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Newspaper Page Text
WILL WILSON AND McADOO ALLOW THE U. S.
INCOME TAX TO REMAIN A JOKE?
BY BASIL M. MANLY
1 1 Noted Economic Investigator
The federal jjjcome tax for the
year ending June 30, 1915, yielded
only $80,190,694. The total tax col
lected should have been not less than
$400,000,000. The nation was thus
defrauded of at least $320,000,000
and probably more.
These enormous frauds were ac
complished in the time of the na
tion's greatest need and were perpe
trated by many of the same in
dividuals who are now calling most
loudly upon the nation for increased
expenditures to defend their prop
erty from real or fancied danger.
How are such enormous frauds
Is the wealth and income of the
nation so enormous that an income
tax ranging from 1 per cent to 6 per
cent will yield $400,000,000 taxes?
Who are the thieves?
Is the treasury department woe
fully inefficient or corrupt?
These are some of the questions
that must immediately spring to your
I am going to answer the last ques
tion first The treasury department
is not inefficient, measured by gov
ernment standards, and there is not
a bit of evidence to indicate that cor
ruption of treasury officials is re
sponsible for the enormous evasions.
The internal revenue bureau, which
is responsible for the collection of
the tax, lacks the men necessary to
enforce the tax under the existing
law and is not organized upon the
most efficient plan.
But the treasury department is not
in the first place responsible for the
failure to collect the tax.
The original responsibility rests
upon congress for introducing into
the law provisions which not only
invite fraud and evasion, but also
make the detection of income tax
thieves virtually impossible.
Congress invited fraud by provid
ing for the secrecy of returns, by
imposing the same criminal penal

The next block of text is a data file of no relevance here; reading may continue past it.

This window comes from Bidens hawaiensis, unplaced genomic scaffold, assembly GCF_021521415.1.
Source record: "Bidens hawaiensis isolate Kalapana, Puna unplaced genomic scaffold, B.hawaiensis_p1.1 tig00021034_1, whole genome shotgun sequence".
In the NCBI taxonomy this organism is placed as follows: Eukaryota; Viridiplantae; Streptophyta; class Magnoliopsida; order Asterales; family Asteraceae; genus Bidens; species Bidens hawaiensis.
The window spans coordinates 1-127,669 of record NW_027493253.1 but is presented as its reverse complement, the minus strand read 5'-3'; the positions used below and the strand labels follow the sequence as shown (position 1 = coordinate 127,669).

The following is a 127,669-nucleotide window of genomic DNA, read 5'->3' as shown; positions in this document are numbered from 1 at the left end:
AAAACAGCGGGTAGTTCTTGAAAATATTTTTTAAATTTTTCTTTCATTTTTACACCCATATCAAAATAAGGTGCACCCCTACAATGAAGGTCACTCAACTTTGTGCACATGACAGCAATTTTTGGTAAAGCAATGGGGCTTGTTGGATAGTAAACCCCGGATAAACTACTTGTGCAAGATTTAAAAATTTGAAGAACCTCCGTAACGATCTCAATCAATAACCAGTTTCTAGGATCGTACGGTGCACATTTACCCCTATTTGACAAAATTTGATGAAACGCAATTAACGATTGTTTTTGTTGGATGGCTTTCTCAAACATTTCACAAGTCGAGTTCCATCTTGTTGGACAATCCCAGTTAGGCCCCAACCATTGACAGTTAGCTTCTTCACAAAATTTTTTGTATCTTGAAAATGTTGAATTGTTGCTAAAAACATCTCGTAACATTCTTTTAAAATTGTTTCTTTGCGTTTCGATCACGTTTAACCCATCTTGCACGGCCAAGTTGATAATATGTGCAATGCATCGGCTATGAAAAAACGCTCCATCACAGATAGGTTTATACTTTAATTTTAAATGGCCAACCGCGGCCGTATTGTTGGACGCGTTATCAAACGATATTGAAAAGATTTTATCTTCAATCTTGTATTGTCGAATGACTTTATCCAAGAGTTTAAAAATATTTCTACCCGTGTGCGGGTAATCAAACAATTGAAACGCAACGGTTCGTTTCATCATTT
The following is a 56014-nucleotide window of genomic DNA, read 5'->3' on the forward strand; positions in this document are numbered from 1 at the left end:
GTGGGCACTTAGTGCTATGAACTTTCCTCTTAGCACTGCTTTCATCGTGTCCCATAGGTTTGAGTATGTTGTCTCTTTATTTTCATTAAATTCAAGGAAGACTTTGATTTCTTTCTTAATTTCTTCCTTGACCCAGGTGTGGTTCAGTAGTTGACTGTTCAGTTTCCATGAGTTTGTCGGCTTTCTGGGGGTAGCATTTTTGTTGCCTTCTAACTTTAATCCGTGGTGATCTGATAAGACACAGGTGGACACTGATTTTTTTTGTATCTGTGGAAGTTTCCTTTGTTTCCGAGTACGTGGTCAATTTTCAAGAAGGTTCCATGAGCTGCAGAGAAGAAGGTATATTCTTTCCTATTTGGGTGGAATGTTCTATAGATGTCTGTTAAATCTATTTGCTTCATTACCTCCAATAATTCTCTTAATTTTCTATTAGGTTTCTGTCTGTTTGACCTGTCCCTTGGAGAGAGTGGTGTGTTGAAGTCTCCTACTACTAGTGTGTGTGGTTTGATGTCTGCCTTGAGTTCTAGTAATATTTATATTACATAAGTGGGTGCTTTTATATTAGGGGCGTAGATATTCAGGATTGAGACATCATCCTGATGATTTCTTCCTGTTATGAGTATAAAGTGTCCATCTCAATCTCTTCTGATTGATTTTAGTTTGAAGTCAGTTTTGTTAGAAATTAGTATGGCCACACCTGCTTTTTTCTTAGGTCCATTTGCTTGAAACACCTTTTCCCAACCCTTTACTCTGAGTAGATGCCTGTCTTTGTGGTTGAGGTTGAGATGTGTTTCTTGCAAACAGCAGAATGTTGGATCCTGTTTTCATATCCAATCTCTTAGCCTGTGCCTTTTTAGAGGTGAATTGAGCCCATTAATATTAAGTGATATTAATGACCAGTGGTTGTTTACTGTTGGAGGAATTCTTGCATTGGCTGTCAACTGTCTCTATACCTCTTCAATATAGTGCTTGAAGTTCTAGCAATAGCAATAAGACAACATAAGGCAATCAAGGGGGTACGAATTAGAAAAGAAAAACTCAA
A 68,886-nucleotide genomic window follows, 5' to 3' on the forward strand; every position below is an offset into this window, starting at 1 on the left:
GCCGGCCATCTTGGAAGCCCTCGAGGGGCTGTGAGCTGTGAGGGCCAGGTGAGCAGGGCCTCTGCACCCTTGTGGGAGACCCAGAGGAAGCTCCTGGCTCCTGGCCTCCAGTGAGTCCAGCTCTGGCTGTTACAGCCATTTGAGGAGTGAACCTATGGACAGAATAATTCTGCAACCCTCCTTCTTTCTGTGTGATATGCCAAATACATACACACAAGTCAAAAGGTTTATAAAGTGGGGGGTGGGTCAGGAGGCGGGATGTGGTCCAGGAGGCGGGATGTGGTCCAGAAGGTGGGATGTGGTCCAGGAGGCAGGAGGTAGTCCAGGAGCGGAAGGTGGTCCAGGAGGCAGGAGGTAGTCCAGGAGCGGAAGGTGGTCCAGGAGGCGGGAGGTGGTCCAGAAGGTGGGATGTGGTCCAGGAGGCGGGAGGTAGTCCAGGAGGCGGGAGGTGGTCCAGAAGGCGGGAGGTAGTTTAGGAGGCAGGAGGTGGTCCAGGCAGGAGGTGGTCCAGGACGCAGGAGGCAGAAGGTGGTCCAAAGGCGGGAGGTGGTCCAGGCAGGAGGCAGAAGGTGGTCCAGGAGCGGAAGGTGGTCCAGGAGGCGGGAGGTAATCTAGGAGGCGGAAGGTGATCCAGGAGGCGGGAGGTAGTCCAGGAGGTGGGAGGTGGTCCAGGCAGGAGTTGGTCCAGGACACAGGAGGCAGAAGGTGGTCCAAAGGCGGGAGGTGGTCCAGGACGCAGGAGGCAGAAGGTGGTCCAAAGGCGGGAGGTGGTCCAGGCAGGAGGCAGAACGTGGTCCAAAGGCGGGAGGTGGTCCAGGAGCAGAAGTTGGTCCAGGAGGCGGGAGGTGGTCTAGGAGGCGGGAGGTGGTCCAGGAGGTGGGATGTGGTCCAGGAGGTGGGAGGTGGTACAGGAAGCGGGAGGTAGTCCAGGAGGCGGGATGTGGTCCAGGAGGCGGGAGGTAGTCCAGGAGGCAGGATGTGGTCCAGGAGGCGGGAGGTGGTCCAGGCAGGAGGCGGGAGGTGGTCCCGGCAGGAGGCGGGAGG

ties upon any person for revealing
any information regarding income
frauds or evasions that are imposed
upon the tax thief who robs the
treasury of millions. Congress stim
ulated concealment of income by
providing that income from dividends
need not be reported by individuals
unless the net income was more than
$20,000. Congress encouraged eva
sion by providing that returns should
be made only when the net income
of individuals exceeded $3,000.
Congress protected the thieves by
providing that the income tax re
turns, although described as "public
records," should be open to public
inspection only upon formal order of
the president under the regulations
of the secretary of the treasury.
The president of the United States
and the secretary of the treasury are
respdhsible for the continuance of
the frauds because they have failed
to exercise the power given them by
congress to open the returns to the
public in order that the nation might
know who the tax thieves are and as
sist in recovering the millions they
Now as to those who are the in
come tax thieves:
The law effectually conceals their
individual identity. Only the U. S.
treasury dep't is permitted to know -and
its officials refuse to reveal any
definite information, although Sec'y
of the Treasury Wm. G. McAdoo
admits in his annual report that the
evasions by corporations alone
amount to more than $20,000,000!
My investigations have revealed
some of the great frauds' through
which millions- of- dollars of income
has escaped taxation. But even in
laying these cases before you I must
omit names, for to reveal any fact